Creating and managing a business budget may seem like a hassle, but any smart business owner knows it’s a key component of long-term success. A budget will help you figure out how much money you have, how much you’re spending, and where you need to improve.

In addition, a budget can showcase the financial health of your business, when it comes to getting investors or applying for a loan from a bank. It can help you minimize risk, reach your goals, and give you peace of mind.

Who doesn’t want all of those things? Let’s dive in. Here’s how to create and manage your business in four simple steps:

1. Add Up Your Total Income

Do you know all of the income sources generated by your business? Make a list of the various ways your business makes money, and total them.

  • Product Sales
  • Services Rendered
  • Investments
  • Loans
  • Other Sources

Now that you know the various sources of income your business produces, you can assign a percentage of impact for each one. Does most of your income come from product sales or service rendered? Maybe you have a large portion of revenue coming from investments. Remember that a balanced mix of income sources is best for your long-term stability and financial security.

Review past statements and financial reports to make sure you don’t forget anything.

Knowing your income totals will help you determine what areas of revenue are working so you can continue making sales, or what areas can be improved.

2. Know Your Operating Expenses

There are three main types of business expenses:

  1. Fixed - Fixed expenses are things like rent, utilities, accounting or legal services, insurance, and others, where the cost stays the same every month. Fixed business expenses are usually much easier to budget since the amount doesn’t fluctuate much, if at all.
  2. Variable - Variable costs are operating expenses like raw materials, office supply expenses, and transportation costs. They are usually different from month-to-month, which makes them harder to budget since the amount is always changing.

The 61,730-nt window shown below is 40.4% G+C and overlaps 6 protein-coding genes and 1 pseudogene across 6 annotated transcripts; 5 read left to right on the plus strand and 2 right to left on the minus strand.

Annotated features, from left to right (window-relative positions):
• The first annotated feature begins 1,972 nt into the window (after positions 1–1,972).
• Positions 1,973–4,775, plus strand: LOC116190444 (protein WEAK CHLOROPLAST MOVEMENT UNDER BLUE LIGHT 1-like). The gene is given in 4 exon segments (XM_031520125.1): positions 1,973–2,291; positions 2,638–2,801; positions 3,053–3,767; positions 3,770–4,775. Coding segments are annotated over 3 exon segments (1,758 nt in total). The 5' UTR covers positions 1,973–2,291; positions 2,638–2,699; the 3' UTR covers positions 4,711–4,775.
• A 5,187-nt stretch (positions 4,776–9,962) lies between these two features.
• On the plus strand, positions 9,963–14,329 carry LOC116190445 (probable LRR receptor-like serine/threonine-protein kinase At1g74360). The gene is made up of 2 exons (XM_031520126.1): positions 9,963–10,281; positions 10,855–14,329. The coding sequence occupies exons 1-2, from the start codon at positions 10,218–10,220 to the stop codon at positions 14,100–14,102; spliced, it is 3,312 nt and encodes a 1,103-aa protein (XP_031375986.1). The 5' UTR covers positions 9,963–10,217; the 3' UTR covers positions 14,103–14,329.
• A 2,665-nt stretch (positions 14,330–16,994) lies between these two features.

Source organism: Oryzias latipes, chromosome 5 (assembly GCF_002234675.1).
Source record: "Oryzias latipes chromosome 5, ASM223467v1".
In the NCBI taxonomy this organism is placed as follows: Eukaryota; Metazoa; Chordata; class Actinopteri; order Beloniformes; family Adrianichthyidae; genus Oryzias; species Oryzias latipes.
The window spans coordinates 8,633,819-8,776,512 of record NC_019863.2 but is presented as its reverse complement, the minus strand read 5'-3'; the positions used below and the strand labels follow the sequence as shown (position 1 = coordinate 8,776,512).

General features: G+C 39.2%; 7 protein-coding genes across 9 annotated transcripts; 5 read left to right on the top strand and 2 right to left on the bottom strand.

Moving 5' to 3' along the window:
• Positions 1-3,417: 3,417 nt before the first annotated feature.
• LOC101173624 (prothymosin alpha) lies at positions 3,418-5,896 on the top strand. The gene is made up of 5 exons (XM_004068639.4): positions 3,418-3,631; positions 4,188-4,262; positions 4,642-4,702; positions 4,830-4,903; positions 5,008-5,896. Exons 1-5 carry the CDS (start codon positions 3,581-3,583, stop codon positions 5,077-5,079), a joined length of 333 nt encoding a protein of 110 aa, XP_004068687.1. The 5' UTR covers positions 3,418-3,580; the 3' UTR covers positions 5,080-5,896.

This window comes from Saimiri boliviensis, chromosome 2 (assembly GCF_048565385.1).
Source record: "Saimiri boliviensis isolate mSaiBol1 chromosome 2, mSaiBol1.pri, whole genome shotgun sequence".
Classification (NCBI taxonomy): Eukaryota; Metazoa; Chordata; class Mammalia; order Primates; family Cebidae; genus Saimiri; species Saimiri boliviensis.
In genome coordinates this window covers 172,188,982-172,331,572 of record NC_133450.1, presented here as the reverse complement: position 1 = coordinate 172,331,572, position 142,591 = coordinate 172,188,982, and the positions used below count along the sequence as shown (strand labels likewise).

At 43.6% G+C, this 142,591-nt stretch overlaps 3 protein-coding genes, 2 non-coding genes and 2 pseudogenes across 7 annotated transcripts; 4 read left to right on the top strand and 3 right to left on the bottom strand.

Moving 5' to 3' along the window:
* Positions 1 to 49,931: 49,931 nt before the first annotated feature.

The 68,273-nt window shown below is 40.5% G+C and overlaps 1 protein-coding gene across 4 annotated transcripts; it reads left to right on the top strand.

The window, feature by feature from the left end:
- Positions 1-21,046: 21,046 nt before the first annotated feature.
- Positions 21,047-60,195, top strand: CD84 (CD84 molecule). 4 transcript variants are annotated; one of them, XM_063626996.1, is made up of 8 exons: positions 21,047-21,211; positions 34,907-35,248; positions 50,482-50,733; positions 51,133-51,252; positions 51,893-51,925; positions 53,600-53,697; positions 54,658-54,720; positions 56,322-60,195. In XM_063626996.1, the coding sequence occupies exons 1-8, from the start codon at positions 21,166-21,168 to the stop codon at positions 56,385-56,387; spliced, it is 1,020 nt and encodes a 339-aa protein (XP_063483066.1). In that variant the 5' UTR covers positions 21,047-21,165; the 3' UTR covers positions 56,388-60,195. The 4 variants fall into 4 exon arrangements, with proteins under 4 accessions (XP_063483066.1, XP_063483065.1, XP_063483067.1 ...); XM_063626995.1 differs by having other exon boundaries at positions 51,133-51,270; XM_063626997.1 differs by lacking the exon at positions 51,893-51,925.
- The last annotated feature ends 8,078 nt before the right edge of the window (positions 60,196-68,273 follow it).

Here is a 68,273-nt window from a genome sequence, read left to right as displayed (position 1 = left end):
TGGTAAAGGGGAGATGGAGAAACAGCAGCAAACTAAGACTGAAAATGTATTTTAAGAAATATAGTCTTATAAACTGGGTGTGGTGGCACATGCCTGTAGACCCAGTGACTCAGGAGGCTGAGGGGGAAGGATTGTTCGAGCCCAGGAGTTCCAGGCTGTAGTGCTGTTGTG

3. One-Time Costs - One-time business expenses can include costs for new equipment, furniture, software, or even emergency repairs.

Don’t forget about quarterly and annual expenses! To get an accurate picture of your business costs, you need to include every expense your business pays for throughout the year.

3. Tally Your Profits

Once you’ve added up your sources of income from the business, as well as your operating expenses, you can tally your total profits. Your profit is the difference between what your business earns and spends. You’ll take your income minus all business expenses to find your total profit.

It’s important to note that this could be a positive or negative number, depending on where you are with your business venture. Calculating your profit on a regular basis will help you manage your business budget effectively. You’ll be able to see whether or not you need to make more sales, reduce operating expenses, or make other adjustments to income or expenses.

4. Adjust for Future Changes

Creating a business budget is not a set-and-forget task. As your business grows and changes, so will your budget. To maintain a healthy business budget, it’s important to review and adjust for future changes.

A good rule-of-thumb is to evaluate your financial reports and business budget on a quarterly basis. Use this quarterly evaluation time for reviewing past transactions and projects, as well as estimating future profits and expenses. This will ensure you’re on top of the trajectory of your business and can make adjustments for long-term planning.

Summing It Up

Learning to create and manage a business budget will take some time, but it’s a vital component that can’t be forgotten. It will allow you to make conscious decisions, so you can stay on track for successful growth. Use the steps detailed above to get yourself on track, and take charge of your business' budget.